One of our abiding questions through the process of reporting this book concerned the point in their careers at which players learn the unwritten rules, or at least become cognizant of their existence. Legacy players like Ken Griffey Jr., Prince Fielder and the Hairston boys, all with big-league dads, were taught early. Others had the good fortune of playing for experienced coaches as youths. (“One of my coaches when I was 13 or 14 was an ex-major-leaguer, Mike Epstein,” Eric Chavez told me recently. “Everything we did was everything he learned as a ballplayer. Also, he majored in philosophy [at U.C. Berkeley]. There was nothing that got by him.”)
Shockingly, some players don’t learn about the Codes until they get to the big leagues.” If you don’t have veterans on your minor league clubs, which a lot of clubs don’t have, a lot of that education starts at the big league level,” said Hal McRae.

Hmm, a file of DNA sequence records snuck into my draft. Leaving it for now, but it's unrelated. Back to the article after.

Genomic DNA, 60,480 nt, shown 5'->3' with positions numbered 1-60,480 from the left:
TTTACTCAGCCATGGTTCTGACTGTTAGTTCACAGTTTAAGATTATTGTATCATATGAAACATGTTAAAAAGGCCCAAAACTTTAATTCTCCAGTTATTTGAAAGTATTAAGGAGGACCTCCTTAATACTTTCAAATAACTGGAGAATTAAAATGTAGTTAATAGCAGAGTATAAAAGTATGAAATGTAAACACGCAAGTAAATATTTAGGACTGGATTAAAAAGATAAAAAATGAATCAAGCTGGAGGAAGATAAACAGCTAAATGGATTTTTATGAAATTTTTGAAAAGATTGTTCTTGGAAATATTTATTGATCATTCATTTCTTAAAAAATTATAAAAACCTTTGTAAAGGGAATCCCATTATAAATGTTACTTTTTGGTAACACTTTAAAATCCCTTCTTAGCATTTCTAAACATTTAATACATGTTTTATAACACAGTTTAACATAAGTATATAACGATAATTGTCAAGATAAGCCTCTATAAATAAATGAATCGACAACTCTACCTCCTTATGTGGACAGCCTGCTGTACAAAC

What’s very clear is that players in high school and even college are not held to the same standards. Look no further than a news account out of Arkansas published this morning, detailing a local prep’s no-hitter. Straight from the mouth of pitcher Trey Wiley, describing the moment at which he was just one out away:
“I never thought about it, not until there was two outs when (third baseman) Derek (Nation) threw me the ball after I struck the last kid out and he goes, ‘You know you’ve got a no-hitter, right?'” Wiley said. “Then after that, I was just like, ‘Uh oh, I’ve got to get this guy.'”
Had Wiley given up a hit at that point, Nation’s primary story of his time as a high school baseball player would likely have forever after spun on the question, “What if I hadn’t said anything?” But as they say, no harm, no foul. It’s not the big leagues, after all.